For example, an experimental procedure, egg-freezing, first offered prior to cancer chemotherapy for selected women who might want to bear children later in their lives, almost overnight became an entrepreneurial opportunity. Egg banks now post internet ads promoting their storage facilities to young women who don’t want to interrupt their careers for childbearing until their 40s or 50s.

Besides its unusual supply/demand relationships, other special features of the baby business also lead Spar to argue for government intervention. "Normal" market mechanisms don’t apply when, in selling their assisted reproductive services, failure is, paradoxically, more lucrative than "success": repeated attempts at IVF when no baby is born are more profitable for clinicians than is creating a pregnancy on the first go. Relevant, too, is the global nature of the commerce: those who can’t get women’s eggs where they live can locate a "donor" on the internet. If surrogacy is against the law in one country, it can be arranged "offshore" – with the contracting couple coming home from a holiday holding a newly born infant in their arms.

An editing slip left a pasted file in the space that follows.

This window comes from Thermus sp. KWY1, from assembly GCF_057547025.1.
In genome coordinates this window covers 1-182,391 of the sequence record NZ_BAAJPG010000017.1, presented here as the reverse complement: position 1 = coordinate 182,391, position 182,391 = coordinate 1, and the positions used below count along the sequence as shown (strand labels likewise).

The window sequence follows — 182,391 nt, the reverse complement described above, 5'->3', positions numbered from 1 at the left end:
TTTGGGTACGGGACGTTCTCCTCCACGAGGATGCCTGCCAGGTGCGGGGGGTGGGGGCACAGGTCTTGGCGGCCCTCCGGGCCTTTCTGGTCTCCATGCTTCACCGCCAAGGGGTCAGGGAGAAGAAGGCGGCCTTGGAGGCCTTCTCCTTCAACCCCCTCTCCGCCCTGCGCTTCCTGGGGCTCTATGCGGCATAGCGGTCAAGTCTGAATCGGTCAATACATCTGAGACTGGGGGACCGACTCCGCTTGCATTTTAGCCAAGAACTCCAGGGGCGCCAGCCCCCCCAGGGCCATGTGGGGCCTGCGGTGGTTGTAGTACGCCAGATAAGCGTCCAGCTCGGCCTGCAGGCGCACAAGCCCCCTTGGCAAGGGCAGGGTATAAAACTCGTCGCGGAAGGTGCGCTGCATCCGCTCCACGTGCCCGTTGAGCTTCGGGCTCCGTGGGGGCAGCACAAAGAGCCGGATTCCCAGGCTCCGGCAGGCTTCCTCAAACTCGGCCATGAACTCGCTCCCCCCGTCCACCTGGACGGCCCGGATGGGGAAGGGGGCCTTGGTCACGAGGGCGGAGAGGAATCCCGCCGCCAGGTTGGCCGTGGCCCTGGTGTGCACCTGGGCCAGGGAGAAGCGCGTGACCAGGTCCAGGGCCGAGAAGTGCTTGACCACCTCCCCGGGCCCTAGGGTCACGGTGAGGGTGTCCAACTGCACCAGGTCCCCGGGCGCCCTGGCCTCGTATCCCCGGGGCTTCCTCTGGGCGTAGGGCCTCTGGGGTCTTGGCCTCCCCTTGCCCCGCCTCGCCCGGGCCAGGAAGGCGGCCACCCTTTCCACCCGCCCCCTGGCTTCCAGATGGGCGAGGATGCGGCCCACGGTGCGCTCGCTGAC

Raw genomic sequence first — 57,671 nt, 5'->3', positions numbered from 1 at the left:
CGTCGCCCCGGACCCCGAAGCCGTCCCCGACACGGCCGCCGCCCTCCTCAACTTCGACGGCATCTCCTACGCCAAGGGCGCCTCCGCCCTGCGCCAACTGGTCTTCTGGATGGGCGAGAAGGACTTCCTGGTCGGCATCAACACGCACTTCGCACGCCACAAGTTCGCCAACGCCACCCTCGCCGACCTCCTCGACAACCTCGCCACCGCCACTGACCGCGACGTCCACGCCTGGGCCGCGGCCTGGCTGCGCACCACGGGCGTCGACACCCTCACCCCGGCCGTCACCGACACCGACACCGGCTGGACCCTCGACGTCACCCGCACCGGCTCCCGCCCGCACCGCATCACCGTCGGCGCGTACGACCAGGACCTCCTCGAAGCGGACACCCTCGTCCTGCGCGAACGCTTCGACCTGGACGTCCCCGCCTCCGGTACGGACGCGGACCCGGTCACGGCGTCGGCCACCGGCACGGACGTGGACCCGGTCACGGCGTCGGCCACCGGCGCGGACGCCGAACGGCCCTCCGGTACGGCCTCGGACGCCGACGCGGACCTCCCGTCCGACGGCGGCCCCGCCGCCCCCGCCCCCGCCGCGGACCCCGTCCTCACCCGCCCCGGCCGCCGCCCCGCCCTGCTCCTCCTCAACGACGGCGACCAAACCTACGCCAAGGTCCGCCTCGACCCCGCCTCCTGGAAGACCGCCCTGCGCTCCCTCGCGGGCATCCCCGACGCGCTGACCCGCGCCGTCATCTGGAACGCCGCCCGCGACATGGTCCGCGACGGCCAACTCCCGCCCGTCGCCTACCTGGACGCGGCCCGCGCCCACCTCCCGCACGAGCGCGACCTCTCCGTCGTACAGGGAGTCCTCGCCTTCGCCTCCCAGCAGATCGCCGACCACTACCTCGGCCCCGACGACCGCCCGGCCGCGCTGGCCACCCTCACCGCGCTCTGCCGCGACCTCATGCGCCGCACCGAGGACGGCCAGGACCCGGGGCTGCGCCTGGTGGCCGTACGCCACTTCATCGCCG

But, rather than propose any one (or more) policy/regulatory model specifically to address all this, Spar calls for "an intense political debate" from which she envisions consensus regulations emerging -- and offers some principles with which to guide this debate.

It’s hard to carp at Spar’s quite Canadian ("let’s have a public discussion") solution to these vexed problems. After all, from 1989-1993, Canadians went through a multi-million dollar Royal Commission on new reproductive technologies, with this followed by several long difficult years of talk and consultation as Parliament debated multiple draft bills until finally passing, in March 2004, the Assisted Human Reproduction Act. Politicians and citizens here mostly accepted several of Spar’s guiding principles for regulation (i.e., assured access to information about the risks, benefits, and costs of the various interventions; some enforceable set of laws; possible limits on individual choice), but two years later, we have yet to see regulations or the Agency to refine and enforce them in action. Given the advanced state of the baby business in the US, to say nothing of irreconcilable differences about the "status of the embryo" or of the absence of publicly-funded health insurance, it’s not easy to see any public discussion there arriving at consensus on policy proposals, their urgency notwithstanding.